AAPG Annual Convention and Exhibition

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The Less Conventional Side of Carbonates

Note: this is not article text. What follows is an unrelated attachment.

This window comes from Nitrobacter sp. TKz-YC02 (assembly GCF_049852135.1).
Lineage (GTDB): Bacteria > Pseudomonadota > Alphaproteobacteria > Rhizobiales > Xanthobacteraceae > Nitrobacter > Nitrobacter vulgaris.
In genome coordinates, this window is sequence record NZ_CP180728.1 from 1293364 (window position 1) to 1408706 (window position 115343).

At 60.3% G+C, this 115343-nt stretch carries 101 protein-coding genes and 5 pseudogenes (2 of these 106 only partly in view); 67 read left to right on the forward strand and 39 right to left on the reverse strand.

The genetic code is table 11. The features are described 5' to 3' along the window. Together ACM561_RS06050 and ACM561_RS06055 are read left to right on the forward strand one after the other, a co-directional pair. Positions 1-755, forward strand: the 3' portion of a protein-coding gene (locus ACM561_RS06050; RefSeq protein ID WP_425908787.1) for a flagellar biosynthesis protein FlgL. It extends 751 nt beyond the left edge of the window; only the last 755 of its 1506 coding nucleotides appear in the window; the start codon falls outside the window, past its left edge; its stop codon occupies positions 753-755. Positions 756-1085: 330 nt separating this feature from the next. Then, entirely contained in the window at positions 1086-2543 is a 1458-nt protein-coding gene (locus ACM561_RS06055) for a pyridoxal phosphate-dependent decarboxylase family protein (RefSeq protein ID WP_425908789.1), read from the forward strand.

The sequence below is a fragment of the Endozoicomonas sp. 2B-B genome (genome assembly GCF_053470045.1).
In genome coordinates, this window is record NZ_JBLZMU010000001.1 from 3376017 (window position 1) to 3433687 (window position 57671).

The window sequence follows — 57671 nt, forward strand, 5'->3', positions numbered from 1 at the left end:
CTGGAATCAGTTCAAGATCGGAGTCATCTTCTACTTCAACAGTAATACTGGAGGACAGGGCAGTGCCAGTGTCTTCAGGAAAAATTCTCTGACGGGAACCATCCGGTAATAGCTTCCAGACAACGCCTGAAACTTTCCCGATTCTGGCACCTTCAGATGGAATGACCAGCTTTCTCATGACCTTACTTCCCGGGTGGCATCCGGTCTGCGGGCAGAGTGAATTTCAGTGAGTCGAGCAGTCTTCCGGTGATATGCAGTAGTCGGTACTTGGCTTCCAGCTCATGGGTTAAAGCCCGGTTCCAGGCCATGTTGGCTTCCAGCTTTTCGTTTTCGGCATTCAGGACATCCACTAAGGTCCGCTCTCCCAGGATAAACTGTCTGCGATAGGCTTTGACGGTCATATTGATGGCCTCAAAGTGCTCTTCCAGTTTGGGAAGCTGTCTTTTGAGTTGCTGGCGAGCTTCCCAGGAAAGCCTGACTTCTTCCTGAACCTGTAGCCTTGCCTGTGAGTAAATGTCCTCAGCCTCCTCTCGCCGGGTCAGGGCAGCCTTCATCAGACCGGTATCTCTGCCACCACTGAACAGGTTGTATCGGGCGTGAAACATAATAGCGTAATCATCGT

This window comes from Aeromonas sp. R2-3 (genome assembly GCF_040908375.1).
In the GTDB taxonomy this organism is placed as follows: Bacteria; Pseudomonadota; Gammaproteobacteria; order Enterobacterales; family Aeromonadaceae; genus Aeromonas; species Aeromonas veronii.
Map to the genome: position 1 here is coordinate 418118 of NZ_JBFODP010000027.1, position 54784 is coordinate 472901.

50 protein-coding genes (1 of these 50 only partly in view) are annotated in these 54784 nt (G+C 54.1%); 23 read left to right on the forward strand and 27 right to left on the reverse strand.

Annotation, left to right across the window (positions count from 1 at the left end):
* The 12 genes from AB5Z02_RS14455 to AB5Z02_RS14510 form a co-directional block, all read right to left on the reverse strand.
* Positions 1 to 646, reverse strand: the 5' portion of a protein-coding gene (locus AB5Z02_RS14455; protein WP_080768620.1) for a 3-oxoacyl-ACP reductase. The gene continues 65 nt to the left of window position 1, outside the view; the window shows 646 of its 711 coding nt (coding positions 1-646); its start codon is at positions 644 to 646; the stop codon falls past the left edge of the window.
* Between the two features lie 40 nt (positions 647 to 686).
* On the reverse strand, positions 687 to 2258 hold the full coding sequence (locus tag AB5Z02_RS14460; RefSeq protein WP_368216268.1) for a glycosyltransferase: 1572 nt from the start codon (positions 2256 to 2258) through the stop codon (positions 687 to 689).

Carbonates are a significant component of many unconventionals—a diverse group of continuous and tight reservoirs. Though they differ in trapping mechanism, these reservoir types share complex pore systems and a need for stimulation. As such, facies heterogeneity plays an important role through its impact on mechanical behavior and reservoir properties. Here, we present a model for facies heterogeneity in low permeability carbonate-rich reservoirs, using case studies to illustrate common characteristics. Platform top reservoirs may have low permeability due to low porosity, cemented grain-rich facies or to microporous, mud-rich facies. Platform top facies typically constitute tight, conventionally trapped reservoirs, though may rarely be continuous reservoirs ‘coupled’ to adjacent source rocks. Facies belts are typically broad, with stacking of m-scale cycles influencing the mechanical stratigraphy. In platform margin and slope settings, cementation commonly generates low matrix permeability, but these facies are prone to natural fractures, creating conventional reservoirs. Growth of these margins typically leads to stratigraphically thick mechanical units with high lateral heterogeneity. Reservoirs in deep basins typically constitute continuous accumulations, with character depending largely on margin type and proximity to the shelf margin. More proximal settings include channelized and debris-rich facies that generate higher lateral heterogeneity. Facies geometries and stacking relate to margin type, stability, slope angle, and accommodation changes. Such deep basin reservoirs are dominated by sediment gravity flow processes. A final class of unconventional reservoirs constitutes drowned platforms, which typically are continuous reservoirs. These deposits form when a widespread carbonate platform is drowned during a second order flooding event. Platforms commonly backstep, and subsequently interfinger with basinal facies during regressions. Such deposits are typically influenced by storms or shelf currents.